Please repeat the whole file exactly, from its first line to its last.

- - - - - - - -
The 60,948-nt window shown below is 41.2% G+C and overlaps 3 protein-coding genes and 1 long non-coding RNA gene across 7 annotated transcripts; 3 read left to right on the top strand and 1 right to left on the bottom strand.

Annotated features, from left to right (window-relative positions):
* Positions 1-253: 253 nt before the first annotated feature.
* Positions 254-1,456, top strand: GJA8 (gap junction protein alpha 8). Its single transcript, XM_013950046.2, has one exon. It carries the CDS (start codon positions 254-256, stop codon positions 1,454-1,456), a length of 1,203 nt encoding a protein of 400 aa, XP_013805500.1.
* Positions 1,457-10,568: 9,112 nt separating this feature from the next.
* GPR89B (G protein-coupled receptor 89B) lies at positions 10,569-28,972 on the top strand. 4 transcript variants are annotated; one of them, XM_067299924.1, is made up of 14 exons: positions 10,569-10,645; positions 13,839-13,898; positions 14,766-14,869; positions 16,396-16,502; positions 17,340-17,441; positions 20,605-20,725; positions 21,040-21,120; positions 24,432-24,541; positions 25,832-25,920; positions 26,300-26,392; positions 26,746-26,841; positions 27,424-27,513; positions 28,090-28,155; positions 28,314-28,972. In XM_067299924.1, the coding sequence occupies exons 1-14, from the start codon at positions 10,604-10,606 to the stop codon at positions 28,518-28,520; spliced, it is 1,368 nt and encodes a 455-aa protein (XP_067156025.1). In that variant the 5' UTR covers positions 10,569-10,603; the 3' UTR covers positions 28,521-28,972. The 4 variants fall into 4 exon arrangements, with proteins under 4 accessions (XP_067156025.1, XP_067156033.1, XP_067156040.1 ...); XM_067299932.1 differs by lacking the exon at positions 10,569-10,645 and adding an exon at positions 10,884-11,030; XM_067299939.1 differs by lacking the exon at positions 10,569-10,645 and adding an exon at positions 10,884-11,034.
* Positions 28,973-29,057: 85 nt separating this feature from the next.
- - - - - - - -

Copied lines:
The 60,948-nt window shown below is 41.2% G+C and overlaps 3 protein-coding genes and 1 long non-coding RNA gene across 7 annotated transcripts; 3 read left to right on the top strand and 1 right to left on the bottom strand.

Annotated features, from left to right (window-relative positions):
* Positions 1-253: 253 nt before the first annotated feature.
* Positions 254-1,456, top strand: GJA8 (gap junction protein alpha 8). Its single transcript, XM_013950046.2, has one exon. It carries the CDS (start codon positions 254-256, stop codon positions 1,454-1,456), a length of 1,203 nt encoding a protein of 400 aa, XP_013805500.1.
* Positions 1,457-10,568: 9,112 nt separating this feature from the next.
* GPR89B (G protein-coupled receptor 89B) lies at positions 10,569-28,972 on the top strand. 4 transcript variants are annotated; one of them, XM_067299924.1, is made up of 14 exons: positions 10,569-10,645; positions 13,839-13,898; positions 14,766-14,869; positions 16,396-16,502; positions 17,340-17,441; positions 20,605-20,725; positions 21,040-21,120; positions 24,432-24,541; positions 25,832-25,920; positions 26,300-26,392; positions 26,746-26,841; positions 27,424-27,513; positions 28,090-28,155; positions 28,314-28,972. In XM_067299924.1, the coding sequence occupies exons 1-14, from the start codon at positions 10,604-10,606 to the stop codon at positions 28,518-28,520; spliced, it is 1,368 nt and encodes a 455-aa protein (XP_067156025.1). In that variant the 5' UTR covers positions 10,569-10,603; the 3' UTR covers positions 28,521-28,972. The 4 variants fall into 4 exon arrangements, with proteins under 4 accessions (XP_067156025.1, XP_067156033.1, XP_067156040.1 ...); XM_067299932.1 differs by lacking the exon at positions 10,569-10,645 and adding an exon at positions 10,884-11,030; XM_067299939.1 differs by lacking the exon at positions 10,569-10,645 and adding an exon at positions 10,884-11,034.
* Positions 28,973-29,057: 85 nt separating this feature from the next.